And what do you think he felt every time he attended an international meeting after 2016, after the US’ Department of Justice had made sure the 1MDB scandal had made the world’s headliners, when the magnitude of the fiasco was becoming clear?  

Are they giving me the cold shoulder and ignoring me, or am I imagining it? 

Oh My God, is that a knowing look in Lee’s eyes? 

It must have been a time to try anyone’s soul and Felonious sympathised because he knew the extent of the heist. Neither did he feel any remorse about the matter. In fact, he’d recently offered RM1.5 billion to Putrajaya to forget the whole thing but the ingrates had declined.

As for those who accused him of burdening future generations with debt, he charitably forgave them as they did not know it was condoned. Didn’t the Bible say, “Blessed are the children for they will inherit the national debt?”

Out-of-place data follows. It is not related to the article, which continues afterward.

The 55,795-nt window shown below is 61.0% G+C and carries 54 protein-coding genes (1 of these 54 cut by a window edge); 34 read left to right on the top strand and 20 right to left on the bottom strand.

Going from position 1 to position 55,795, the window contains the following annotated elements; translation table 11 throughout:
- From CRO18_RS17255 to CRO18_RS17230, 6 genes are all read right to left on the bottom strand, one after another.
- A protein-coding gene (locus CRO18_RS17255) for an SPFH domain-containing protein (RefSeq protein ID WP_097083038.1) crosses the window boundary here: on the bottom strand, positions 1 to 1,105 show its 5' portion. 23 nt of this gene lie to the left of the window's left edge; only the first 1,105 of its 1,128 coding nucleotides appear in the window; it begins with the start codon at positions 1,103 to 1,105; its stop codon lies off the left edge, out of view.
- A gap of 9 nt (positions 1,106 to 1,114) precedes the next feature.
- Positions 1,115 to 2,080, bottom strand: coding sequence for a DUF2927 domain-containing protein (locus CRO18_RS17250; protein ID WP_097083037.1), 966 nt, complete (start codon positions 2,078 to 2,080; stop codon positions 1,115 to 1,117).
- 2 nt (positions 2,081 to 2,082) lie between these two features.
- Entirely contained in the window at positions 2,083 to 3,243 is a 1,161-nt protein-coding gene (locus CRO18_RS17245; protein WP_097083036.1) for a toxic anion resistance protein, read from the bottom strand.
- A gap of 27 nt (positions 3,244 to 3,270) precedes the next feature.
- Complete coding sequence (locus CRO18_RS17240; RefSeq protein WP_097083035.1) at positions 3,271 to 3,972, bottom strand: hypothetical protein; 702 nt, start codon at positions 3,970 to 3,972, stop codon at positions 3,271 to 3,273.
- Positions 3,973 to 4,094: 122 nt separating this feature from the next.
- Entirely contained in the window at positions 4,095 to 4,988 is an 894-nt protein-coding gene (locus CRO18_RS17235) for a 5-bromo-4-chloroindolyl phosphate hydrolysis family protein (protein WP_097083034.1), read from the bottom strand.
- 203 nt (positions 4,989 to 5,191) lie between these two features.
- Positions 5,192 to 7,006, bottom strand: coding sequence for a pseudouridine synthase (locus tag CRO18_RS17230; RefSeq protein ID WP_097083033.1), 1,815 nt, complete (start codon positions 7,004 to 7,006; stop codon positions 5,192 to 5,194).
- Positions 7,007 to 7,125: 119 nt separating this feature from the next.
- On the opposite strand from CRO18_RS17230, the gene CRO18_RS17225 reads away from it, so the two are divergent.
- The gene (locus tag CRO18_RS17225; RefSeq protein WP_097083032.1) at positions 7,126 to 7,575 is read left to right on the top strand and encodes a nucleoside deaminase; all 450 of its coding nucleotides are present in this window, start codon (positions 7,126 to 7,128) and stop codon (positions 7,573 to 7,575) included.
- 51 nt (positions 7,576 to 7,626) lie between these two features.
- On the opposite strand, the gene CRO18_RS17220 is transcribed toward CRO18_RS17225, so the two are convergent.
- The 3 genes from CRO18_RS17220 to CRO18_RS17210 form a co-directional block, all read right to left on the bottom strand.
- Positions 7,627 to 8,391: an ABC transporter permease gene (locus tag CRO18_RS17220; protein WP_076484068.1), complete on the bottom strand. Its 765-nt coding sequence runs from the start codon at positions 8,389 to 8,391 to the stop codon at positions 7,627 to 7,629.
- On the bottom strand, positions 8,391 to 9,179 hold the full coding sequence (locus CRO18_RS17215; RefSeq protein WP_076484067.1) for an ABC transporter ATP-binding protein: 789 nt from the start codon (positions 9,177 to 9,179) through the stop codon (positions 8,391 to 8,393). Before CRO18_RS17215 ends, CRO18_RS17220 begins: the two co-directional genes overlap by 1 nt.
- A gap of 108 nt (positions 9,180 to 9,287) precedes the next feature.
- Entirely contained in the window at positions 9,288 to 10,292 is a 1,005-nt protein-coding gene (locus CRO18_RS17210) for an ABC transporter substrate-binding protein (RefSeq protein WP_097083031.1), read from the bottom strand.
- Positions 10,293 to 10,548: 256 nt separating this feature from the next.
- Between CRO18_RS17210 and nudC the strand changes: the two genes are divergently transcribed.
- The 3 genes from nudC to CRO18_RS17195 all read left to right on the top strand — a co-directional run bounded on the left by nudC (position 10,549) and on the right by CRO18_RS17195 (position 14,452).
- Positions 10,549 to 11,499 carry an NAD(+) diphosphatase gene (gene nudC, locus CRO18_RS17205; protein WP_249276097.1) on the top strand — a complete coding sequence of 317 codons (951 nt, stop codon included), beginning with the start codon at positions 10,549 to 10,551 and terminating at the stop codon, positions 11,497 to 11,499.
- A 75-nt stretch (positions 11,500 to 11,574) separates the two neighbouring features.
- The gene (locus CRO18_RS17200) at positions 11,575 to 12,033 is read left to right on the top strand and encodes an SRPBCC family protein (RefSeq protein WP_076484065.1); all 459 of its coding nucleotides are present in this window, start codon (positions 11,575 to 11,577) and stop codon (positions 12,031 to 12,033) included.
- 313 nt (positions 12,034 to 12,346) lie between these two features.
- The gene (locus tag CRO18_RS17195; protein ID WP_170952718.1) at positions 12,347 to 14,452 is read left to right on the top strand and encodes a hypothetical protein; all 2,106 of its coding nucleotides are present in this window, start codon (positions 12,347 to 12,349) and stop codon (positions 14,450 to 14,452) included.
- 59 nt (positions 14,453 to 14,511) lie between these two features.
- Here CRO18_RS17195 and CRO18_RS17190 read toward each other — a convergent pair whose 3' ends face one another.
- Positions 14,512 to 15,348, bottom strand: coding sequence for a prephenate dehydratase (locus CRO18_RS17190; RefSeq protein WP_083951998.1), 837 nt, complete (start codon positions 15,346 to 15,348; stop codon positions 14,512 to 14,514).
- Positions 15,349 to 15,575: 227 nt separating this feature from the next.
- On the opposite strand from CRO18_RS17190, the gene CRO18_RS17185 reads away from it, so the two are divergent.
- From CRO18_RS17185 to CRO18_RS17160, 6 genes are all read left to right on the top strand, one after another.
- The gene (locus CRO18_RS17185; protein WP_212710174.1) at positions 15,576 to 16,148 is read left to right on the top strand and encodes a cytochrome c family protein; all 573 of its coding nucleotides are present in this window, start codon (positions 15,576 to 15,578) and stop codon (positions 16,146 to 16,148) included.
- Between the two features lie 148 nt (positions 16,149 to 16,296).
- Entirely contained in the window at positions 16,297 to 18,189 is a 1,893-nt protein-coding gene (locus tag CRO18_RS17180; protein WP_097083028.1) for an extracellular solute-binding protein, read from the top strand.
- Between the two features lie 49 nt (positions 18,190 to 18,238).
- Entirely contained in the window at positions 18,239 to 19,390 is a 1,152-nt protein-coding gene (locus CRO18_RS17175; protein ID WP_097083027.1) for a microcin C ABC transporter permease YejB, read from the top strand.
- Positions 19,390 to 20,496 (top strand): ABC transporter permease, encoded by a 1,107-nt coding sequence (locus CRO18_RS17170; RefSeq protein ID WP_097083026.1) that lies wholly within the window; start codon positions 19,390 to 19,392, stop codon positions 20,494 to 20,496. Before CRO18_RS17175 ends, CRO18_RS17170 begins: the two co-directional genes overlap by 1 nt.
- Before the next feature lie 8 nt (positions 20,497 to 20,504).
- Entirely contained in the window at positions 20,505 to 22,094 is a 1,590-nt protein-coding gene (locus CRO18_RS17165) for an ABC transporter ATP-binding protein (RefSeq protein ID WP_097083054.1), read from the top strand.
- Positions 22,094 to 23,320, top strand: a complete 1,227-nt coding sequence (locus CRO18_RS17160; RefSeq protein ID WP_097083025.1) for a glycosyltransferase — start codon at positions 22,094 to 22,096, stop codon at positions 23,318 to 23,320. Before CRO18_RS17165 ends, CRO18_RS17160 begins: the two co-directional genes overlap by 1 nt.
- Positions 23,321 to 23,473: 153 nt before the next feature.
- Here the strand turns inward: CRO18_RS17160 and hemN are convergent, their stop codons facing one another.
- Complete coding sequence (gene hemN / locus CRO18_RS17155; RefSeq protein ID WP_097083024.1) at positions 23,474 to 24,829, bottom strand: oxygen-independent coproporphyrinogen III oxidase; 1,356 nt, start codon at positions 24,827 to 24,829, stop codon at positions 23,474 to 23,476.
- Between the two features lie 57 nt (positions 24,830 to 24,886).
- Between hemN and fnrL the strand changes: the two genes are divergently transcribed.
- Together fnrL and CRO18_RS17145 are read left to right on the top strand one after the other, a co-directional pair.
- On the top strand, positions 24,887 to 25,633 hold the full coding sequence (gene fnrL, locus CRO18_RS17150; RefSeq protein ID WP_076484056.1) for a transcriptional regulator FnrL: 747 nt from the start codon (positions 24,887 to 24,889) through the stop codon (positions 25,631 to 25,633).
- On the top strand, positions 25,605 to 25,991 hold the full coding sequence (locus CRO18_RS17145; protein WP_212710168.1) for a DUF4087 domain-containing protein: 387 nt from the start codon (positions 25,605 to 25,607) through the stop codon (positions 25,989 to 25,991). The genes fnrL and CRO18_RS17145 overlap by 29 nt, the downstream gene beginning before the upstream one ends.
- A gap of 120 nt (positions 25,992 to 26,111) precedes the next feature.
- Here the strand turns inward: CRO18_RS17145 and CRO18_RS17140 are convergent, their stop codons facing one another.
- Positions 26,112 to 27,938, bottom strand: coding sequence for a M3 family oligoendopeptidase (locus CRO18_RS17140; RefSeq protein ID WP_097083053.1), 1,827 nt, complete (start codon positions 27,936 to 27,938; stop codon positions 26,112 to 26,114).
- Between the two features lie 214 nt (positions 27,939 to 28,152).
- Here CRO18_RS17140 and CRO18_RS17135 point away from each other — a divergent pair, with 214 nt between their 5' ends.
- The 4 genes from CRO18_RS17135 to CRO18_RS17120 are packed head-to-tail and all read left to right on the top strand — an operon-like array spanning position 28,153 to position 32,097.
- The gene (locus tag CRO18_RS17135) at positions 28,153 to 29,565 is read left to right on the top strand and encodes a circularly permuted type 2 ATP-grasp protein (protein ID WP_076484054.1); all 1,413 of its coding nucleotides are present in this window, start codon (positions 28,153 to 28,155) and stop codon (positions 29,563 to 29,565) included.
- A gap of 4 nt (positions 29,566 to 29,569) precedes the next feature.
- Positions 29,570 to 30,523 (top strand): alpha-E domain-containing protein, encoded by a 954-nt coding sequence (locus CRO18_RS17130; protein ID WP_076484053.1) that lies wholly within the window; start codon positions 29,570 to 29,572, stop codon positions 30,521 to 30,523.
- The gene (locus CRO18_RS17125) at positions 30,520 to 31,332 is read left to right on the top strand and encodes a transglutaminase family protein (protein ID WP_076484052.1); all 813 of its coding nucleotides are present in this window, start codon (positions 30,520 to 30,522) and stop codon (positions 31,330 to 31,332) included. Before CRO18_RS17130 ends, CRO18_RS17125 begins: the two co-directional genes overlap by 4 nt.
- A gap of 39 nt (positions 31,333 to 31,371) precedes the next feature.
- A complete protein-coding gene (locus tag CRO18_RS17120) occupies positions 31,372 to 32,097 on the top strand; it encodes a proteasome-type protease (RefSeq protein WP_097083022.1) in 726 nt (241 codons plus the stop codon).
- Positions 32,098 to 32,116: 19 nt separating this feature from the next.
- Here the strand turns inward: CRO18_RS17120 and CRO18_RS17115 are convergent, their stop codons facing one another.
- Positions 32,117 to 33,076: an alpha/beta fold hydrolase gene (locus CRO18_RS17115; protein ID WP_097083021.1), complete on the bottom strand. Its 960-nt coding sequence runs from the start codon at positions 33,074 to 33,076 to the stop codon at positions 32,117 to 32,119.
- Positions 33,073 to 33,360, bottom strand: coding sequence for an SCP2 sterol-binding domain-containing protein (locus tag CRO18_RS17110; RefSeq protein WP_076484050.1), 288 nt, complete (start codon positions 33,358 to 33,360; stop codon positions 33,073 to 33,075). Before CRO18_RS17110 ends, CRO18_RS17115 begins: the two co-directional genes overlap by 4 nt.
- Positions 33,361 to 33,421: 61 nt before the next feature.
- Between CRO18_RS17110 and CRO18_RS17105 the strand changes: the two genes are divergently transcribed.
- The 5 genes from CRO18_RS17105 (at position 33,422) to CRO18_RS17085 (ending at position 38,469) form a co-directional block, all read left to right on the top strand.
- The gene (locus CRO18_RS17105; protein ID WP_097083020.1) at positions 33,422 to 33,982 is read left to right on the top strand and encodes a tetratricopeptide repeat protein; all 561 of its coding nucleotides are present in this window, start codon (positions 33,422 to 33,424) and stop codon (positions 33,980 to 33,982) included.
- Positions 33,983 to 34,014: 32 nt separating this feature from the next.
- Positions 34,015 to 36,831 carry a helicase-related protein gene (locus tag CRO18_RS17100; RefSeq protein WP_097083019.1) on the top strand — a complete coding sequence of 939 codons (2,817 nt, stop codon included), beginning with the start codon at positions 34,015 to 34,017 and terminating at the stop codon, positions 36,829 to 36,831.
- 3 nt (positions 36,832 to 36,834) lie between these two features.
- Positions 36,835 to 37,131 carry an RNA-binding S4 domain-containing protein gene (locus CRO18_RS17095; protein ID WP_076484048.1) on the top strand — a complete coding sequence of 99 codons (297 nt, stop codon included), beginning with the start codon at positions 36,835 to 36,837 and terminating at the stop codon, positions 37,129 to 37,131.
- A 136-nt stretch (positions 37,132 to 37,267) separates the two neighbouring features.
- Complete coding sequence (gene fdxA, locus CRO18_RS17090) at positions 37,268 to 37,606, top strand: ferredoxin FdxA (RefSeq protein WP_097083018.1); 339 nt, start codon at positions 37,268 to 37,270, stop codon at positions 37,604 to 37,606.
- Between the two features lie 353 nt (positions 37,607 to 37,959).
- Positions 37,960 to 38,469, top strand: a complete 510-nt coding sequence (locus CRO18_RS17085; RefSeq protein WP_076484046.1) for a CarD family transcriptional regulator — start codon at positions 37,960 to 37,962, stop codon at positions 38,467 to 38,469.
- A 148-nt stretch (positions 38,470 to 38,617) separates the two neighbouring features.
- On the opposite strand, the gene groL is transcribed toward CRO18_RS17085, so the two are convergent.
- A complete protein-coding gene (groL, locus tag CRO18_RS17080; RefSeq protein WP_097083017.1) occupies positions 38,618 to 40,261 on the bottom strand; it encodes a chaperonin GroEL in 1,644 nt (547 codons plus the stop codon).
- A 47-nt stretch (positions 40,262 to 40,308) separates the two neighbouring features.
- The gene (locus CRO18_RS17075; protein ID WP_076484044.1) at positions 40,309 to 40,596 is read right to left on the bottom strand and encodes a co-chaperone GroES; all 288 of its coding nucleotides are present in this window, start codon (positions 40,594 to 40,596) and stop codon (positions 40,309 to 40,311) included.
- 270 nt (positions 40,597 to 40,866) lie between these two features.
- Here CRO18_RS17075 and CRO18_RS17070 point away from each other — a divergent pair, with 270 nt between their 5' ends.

Felonious considered himself a principled man because, principally, there were only two rules governing crime and Rule 1 was unambiguous: never get caught. 

The second, which he was particularly proud of, simply referred the seeker of knowledge to Rule 1.  

Fearless considered his friend’s position neither here nor there and thought it cold comfort. Meanwhile, his defence team anguished over his RM4.5 million “revelation” because they’d been calculating their bill. 

And so it goes. And, in this instance, only the Bamboo River remains.

Still, silent, waiting.

ENDS

TILITING AT WINDMILLS SUCKS OR THE FOLLY OF DOTAGE!

The surprising thing about young fools is how many survive to become old fools – Doug Larsen, US newspaper columnist